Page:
[iDC] iCollege

Ian Condry condry at MIT.EDU
Mon Jun 21 08:53:39 UTC 2010

Hello All,

I'm Ian Condry, a cultural anthropologist at MIT who works in  
Comparatie Media Studies, and I've been enjoying this discussion as a  
lurker.  I wanted to comment on this:

> To succeed, however, the university will need to up its game and  
> make its boundaries more porous by meaningfully integrating emerging
> ways of knowing and new social media (2).

I agree.  The frustration many of us feel around classroom learning,  
and the related issue of stultifying conferences (e.g, in Asian  
studies, where I've spent some time), demands reform around the  
processes of learning, something that many people have commented on  
here with a variety of great ideas.

Collaborative learning is a keyword these days, and for me, this  
suggests thinking of learning less as one-to-one relationship in a  
group space (teacher to student in a classroom) and more as a  
networked process of discovery and action.  I'm quite taken by  
Christakis and Fowler's book "Connected" and the idea that "three  
degrees of separation" tend to define our spheres of influence.    
Following from that insight, we can view the "porous boundaries" of  
the classroom not simply as a general call to "act in the world" (a  
noble but too-big goal), and rather to encourage us to ask, as  
students and teachers, "who among our networks of people that we know  
can help us solve the problem(s) at hand?"

It's vague in my mind, but I feel like there is something to be gained  
from thinking in a more nuanced way beyond "individual/group/world"  
towards three-degree social networks, and a kind of "pass along the  
question" approach to problem-solving that uses classrooms as an  
epicenter for activating larger social networks.  For example, I  
always viewed  the Milgram experiment around 6-degrees of separation  
as evidence that "the world is small."  But the more important lesson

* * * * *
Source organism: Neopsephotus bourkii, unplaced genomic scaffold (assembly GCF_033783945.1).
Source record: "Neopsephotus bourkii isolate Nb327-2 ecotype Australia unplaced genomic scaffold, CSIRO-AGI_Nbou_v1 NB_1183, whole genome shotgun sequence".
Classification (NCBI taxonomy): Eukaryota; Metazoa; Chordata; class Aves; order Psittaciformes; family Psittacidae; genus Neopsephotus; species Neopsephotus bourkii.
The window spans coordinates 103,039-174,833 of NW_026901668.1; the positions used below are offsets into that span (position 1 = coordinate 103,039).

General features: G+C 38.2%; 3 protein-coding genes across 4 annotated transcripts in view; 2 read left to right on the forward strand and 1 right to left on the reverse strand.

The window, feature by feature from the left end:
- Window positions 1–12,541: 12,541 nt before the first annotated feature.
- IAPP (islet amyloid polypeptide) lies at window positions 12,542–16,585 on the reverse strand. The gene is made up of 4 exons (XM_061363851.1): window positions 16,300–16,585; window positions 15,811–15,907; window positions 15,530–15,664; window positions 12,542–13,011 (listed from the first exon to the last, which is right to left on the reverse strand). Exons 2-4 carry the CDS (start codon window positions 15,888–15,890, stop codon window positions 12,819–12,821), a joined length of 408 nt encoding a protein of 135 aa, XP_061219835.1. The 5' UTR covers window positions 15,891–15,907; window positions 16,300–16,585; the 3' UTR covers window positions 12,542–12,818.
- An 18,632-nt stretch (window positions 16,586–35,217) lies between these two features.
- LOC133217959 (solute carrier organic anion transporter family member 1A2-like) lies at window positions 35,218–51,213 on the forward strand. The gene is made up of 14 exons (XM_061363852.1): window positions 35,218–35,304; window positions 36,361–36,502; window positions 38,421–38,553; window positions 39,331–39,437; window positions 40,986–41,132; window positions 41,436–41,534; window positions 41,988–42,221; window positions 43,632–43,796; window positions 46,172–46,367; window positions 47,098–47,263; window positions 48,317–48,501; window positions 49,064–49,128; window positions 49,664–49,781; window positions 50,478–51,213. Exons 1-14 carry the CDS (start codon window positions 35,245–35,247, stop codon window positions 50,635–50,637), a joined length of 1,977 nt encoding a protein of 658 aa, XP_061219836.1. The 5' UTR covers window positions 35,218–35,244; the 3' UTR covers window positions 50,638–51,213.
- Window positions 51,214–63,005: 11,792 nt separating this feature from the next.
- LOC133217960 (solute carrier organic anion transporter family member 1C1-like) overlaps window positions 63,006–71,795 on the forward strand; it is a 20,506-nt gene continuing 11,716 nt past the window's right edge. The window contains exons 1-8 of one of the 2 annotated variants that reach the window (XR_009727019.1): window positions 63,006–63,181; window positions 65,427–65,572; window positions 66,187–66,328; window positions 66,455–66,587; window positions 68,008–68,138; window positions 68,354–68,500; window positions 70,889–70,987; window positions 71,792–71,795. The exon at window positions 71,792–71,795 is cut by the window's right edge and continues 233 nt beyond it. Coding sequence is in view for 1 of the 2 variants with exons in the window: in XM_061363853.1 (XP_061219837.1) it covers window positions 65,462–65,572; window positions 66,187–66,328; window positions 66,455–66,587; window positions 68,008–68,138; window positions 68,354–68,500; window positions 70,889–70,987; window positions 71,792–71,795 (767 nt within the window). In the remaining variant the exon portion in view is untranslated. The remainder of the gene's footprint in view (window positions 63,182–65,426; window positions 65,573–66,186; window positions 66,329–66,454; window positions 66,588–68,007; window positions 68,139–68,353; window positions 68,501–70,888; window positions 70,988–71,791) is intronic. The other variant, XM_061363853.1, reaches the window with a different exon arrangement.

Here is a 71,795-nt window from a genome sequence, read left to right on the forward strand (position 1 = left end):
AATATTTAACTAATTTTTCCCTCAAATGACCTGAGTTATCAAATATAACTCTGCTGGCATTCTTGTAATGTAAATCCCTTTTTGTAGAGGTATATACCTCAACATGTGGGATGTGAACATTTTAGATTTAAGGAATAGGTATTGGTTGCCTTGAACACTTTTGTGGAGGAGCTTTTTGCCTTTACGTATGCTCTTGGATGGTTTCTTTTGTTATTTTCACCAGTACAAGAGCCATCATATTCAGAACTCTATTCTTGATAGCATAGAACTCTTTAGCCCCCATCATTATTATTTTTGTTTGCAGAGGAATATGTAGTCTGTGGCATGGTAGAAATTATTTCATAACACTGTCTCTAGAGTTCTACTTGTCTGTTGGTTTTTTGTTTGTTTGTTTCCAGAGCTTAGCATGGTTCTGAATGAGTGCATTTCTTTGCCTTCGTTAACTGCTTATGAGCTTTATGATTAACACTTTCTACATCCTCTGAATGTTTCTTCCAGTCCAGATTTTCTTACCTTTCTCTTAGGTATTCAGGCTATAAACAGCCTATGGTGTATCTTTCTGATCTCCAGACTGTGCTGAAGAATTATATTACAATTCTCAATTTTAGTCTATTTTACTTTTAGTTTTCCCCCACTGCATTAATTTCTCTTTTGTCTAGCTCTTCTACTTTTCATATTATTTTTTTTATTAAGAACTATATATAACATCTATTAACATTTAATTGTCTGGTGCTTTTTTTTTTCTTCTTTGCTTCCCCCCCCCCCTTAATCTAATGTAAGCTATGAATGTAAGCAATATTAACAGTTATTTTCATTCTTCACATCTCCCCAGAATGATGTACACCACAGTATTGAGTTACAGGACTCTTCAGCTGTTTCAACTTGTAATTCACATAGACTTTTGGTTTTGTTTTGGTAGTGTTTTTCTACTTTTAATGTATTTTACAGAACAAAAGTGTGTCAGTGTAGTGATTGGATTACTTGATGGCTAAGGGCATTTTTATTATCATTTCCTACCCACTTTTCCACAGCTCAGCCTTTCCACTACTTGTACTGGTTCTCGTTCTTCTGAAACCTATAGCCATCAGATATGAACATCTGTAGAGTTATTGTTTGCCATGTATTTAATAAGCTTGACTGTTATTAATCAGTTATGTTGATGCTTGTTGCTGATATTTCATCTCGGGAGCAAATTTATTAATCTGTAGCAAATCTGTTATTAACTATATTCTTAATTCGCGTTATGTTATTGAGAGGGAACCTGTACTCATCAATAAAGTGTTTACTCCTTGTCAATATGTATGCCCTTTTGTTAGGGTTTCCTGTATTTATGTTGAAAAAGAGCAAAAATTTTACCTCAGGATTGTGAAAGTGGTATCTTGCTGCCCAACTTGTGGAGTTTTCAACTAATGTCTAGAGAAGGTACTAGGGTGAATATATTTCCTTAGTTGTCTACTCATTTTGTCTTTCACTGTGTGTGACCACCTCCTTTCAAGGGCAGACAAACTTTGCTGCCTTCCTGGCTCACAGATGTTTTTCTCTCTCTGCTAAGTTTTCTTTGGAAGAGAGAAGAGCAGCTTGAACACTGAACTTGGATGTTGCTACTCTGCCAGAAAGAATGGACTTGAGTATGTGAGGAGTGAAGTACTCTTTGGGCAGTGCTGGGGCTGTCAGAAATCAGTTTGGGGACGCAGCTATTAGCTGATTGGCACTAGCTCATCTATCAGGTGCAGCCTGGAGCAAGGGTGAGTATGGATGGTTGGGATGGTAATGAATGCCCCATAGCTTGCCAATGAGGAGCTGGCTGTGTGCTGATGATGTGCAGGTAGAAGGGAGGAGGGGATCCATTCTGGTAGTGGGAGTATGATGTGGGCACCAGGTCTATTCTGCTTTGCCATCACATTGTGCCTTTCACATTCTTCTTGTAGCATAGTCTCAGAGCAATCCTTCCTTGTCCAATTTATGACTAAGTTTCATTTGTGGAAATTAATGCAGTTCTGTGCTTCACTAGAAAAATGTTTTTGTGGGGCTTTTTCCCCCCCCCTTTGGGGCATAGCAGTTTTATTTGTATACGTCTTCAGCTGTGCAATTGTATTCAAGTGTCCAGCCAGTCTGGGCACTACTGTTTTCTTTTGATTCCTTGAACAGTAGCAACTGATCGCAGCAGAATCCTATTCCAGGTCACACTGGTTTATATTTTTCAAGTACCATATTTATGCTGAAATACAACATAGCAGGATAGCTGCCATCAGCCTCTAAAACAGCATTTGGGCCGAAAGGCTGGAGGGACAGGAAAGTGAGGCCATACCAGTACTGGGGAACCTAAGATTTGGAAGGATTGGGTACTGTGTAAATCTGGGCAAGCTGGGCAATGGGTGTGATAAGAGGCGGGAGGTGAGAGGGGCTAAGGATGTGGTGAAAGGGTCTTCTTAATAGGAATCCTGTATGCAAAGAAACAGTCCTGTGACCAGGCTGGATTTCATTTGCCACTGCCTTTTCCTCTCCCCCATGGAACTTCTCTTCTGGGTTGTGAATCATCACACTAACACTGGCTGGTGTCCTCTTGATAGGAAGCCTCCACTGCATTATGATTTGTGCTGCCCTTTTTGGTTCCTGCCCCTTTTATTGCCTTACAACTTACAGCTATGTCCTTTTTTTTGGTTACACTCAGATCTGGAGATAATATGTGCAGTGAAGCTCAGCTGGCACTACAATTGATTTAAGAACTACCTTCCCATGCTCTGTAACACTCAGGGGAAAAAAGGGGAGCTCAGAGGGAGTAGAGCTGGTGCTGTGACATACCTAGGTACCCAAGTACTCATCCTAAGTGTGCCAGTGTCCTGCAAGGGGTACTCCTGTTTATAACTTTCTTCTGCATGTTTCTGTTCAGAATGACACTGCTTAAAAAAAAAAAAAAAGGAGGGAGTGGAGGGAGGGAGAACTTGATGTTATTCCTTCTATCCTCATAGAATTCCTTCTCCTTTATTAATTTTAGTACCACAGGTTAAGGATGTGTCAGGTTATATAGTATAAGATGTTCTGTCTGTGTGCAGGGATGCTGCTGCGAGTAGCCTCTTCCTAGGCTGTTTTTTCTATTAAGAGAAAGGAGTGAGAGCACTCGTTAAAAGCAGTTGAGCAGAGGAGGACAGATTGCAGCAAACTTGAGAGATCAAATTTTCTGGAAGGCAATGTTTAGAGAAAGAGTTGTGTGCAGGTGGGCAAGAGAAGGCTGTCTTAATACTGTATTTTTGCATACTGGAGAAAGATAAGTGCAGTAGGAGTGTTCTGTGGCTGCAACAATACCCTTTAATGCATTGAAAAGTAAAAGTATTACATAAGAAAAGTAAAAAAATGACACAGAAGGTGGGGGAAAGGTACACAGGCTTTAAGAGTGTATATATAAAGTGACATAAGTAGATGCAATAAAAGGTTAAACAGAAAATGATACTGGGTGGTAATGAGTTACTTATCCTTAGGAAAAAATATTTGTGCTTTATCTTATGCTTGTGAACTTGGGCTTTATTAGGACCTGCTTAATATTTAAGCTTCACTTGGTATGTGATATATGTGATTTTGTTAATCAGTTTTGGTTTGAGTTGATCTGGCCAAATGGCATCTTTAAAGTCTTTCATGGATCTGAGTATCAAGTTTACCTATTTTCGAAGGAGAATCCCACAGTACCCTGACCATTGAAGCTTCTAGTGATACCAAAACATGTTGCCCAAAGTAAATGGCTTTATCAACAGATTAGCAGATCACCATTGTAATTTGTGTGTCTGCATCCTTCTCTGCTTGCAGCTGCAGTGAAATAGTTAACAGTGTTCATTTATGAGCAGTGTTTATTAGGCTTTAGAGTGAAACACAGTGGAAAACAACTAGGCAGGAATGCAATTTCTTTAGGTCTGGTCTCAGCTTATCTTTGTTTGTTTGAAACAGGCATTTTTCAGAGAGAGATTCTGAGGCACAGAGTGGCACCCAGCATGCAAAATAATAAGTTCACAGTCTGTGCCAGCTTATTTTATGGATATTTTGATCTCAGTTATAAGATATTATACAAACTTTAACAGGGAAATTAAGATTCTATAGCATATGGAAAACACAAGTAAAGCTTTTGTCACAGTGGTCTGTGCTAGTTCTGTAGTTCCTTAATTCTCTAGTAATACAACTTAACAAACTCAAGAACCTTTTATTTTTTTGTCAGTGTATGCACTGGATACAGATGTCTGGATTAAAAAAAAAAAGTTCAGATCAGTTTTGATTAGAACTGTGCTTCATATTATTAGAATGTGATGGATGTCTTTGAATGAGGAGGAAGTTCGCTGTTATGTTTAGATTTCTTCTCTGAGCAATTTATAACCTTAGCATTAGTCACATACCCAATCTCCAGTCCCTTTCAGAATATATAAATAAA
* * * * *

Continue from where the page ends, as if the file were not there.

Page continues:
is that unsolvable problems (e.g., get this letter to someone you  
don't know) can be tackled by passing along pieces of the problem to  
people in our networks.

I think this goes beyond using social media, and hinges instead on  
rethinking the way information is meaningful and valuable.  What  
matters are the social networks in which information is actionable.

Yet here too, I ask with Trebor, what are the best examples of showing  
how this works?  I think Wikipedia is only one among a multitude of  
possible models . . .

All the best,

Ian Condry
Associate Director, Comparative Media Studies
Assoc. Professor, Foreign Languages and Literatures
Room 14N-314
Cambridge, MA 02139

On Jun 21, 2010, at 11:18 AM, Trebor Scholz wrote:

> Education, caught up in a cost spiral, is in crisis. Tuition is on the
> rise and in the foreseeable future, higher education will be as
> unaffordable as a Prada bag. Anya Kamenetz' DIY U frames that well.
> The future lies neither solely in distance education nor in informal
> personal learning networks but rather in hybrid approaches. What we  
> are
> witnessing now are dress rehearsals where "e.learning" is trying on  
> the
> role of the cash cow that can deliver it all and DIY universities
> sometimes make it sound as if they are the panacea. The reality is
> somewhere in between. In the years to come, the university will lose
> some of its centrality to informal learning projects (1) and  
> variants of
> profit-driven courseware. Let's stop pretending that this is not
> happening. To succeed, however, the university will need to up its  
> game
> and make its boundaries more porous by meaningfully integrating  
> emerging
> ways of knowing and new social media (2).
> (1) Please send more examples of informal learning projects.
> The Public School (http://nyc.thepublicschool.org/)
> University of the People (http://www.uopeople.org/)
> University of Openess (http://uo.twenteenthcentury.com/)
> Copenhagen Free University
> (http://www.copenhagenfreeuniversity.dk/index.html)
> Manoa Free University (http://manoafreeuniversity.org/)
> EduFactory (http://www.edu-factory.org/)
> Radical Education Collective (http://radical.temp.si/)
> Free Slow University of Warsaw (http://www.wuw2009.pl/index.php?lang=eng 
> )
> Toronto School of Creativity & Inquiry (http://www.tsci.ca/)
> (2) I suggest some implementations of social media in the classroom in
> this slideshow: http://tinyurl.com/c2l6wy
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